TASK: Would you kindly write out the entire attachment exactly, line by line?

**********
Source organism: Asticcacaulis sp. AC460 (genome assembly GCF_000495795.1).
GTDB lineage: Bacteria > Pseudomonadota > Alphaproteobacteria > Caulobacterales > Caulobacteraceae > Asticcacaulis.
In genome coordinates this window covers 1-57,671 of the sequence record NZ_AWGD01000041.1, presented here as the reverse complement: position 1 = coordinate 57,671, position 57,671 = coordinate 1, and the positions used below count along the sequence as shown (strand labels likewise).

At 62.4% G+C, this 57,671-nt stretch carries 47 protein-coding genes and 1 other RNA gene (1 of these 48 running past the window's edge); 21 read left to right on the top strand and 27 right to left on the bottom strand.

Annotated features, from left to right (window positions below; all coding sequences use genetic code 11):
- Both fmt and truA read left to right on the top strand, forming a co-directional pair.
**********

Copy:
Source organism: Asticcacaulis sp. AC460 (genome assembly GCF_000495795.1).
GTDB lineage: Bacteria > Pseudomonadota > Alphaproteobacteria > Caulobacterales > Caulobacteraceae > Asticcacaulis.
In genome coordinates this window covers 1-57,671 of the sequence record NZ_AWGD01000041.1, presented here as the reverse complement: position 1 = coordinate 57,671, position 57,671 = coordinate 1, and the positions used below count along the sequence as shown (strand labels likewise).

At 62.4% G+C, this 57,671-nt stretch carries 47 protein-coding genes and 1 other RNA gene (1 of these 48 running past the window's edge); 21 read left to right on the top strand and 27 right to left on the bottom strand.

Annotated features, from left to right (window positions below; all coding sequences use genetic code 11):
- Both fmt and truA read left to right on the top strand, forming a co-directional pair.